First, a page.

By Josh Cawood
Sheffield Students Union is preparing to fight back against proposed increases to tuition fees.
Following the publication of the Government’s proposals yesterday, the Students Union have revealed early plans to sabotage the National Survey of Students (NSS) and prevent their students’ stats being used by the government.
The NNS, which measures student satisfaction, forms part of the proposed Teaching Excellence framework which will be used to measure teaching quality across universities and therefore potentially justify higher tuition fees in cases of higher-quality education.
Minesh Parekh, 22, the Students Union’s education officer, said: “It quite evidently didn’t work last time tuition fees were increased; there was no increase in educational quality because education doesn’t work that way, there is no link between increasing fees and increasing what someone can learn.”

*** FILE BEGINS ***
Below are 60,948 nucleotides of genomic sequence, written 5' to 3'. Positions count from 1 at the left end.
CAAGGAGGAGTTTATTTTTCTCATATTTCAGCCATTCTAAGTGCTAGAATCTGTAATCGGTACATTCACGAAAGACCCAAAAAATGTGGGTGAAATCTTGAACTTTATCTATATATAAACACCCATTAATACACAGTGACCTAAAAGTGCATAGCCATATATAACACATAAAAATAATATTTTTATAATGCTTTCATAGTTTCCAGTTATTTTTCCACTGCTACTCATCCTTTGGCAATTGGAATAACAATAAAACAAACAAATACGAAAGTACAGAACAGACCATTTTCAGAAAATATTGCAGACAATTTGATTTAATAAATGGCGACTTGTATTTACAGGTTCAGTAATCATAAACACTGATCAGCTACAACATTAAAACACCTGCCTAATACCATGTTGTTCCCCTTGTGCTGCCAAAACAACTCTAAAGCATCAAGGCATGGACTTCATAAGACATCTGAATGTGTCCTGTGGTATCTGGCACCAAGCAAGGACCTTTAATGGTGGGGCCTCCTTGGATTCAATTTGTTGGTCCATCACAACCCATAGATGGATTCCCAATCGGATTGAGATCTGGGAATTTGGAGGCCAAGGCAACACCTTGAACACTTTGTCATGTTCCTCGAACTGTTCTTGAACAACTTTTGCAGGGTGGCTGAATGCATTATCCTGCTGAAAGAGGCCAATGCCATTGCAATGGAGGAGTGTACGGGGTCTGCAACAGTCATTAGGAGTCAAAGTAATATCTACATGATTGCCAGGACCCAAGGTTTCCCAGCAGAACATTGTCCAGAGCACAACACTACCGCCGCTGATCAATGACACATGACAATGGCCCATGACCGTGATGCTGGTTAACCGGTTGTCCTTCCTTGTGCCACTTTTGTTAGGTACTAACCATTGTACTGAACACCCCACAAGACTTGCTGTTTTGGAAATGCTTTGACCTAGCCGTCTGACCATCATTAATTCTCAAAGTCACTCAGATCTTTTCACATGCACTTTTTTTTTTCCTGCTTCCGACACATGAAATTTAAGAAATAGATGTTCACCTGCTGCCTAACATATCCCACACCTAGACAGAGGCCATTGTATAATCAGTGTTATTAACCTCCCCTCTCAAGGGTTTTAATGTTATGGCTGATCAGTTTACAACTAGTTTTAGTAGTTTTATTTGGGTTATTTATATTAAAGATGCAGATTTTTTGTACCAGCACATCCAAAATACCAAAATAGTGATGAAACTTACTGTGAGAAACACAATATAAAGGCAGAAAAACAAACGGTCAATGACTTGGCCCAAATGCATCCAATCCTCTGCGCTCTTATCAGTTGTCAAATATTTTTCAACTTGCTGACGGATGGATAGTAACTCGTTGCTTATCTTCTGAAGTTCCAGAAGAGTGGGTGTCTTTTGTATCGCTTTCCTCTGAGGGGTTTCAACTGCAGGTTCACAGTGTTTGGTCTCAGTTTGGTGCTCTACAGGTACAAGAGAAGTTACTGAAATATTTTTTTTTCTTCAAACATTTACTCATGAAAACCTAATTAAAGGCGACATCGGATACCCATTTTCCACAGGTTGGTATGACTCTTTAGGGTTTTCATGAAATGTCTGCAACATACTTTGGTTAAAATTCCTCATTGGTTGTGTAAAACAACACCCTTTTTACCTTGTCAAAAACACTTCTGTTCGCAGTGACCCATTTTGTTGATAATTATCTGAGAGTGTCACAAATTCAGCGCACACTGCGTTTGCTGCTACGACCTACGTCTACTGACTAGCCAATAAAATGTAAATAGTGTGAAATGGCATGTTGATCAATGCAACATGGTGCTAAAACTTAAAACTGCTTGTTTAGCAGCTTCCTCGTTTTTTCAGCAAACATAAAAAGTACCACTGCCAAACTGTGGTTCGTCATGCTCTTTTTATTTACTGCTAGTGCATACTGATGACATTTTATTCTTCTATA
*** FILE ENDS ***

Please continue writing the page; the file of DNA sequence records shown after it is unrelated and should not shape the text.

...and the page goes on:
Alongside the NSS, the Teaching Excellence framework will also be formed by Destination of Leavers of Higher Education (DLHE) survey, which measures graduate outcomes.
Whilst the SU does not agree with most parts of the white papers published yesterday, they are especially opposed to this Teaching Excellence framework and the potential increase in tuition fees these rankings may lead to.
Gabi Binnie, 24, the Sheffield Student Union’s welfare officer, said: “The SU will campaign on any increase in tuition fees because we think they are bad for students, they are bad for education and they lead to the marketisation of education.”
Jo Johnson, the Universities minister, announced yesterday that as of autumn 2017 universities that offer higher levels of education could increase their tuition fees in line with inflation, as well as see their tuition fees cut until they improve the quality of learning.
Serena Fernandes, 20, a student studying law with Spanish law at the University of Sheffield, said: “I do not think it will make that much of a difference to teaching. I think it is just an excuse to get more money out of students.”
Other changes outlined in the proposal included making it easier to open new universities and making it easier for students to switch universities or courses.